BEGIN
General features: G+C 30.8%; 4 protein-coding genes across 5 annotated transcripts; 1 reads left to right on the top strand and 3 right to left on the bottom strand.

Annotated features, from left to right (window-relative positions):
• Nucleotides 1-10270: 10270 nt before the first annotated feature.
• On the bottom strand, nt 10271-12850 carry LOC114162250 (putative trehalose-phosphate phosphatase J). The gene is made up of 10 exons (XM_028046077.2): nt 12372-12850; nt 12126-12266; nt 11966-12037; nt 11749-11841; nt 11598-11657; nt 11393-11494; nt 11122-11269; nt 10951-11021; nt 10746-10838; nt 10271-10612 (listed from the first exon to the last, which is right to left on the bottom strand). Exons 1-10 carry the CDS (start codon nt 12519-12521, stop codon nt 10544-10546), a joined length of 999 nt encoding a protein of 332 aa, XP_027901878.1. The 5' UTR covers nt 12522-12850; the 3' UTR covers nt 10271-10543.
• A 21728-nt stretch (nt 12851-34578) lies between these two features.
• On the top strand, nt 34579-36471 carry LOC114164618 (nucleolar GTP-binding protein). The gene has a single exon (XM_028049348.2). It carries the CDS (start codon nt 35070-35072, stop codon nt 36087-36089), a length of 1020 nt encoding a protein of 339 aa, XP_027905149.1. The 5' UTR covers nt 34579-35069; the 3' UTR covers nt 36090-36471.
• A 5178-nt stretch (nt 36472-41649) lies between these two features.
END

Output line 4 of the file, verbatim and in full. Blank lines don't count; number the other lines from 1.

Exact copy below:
• On the bottom strand, nt 10271-12850 carry LOC114162250 (putative trehalose-phosphate phosphatase J). The gene is made up of 10 exons (XM_028046077.2): nt 12372-12850; nt 12126-12266; nt 11966-12037; nt 11749-11841; nt 11598-11657; nt 11393-11494; nt 11122-11269; nt 10951-11021; nt 10746-10838; nt 10271-10612 (listed from the first exon to the last, which is right to left on the bottom strand). Exons 1-10 carry the CDS (start codon nt 12519-12521, stop codon nt 10544-10546), a joined length of 999 nt encoding a protein of 332 aa, XP_027901878.1. The 5' UTR covers nt 12522-12850; the 3' UTR covers nt 10271-10543.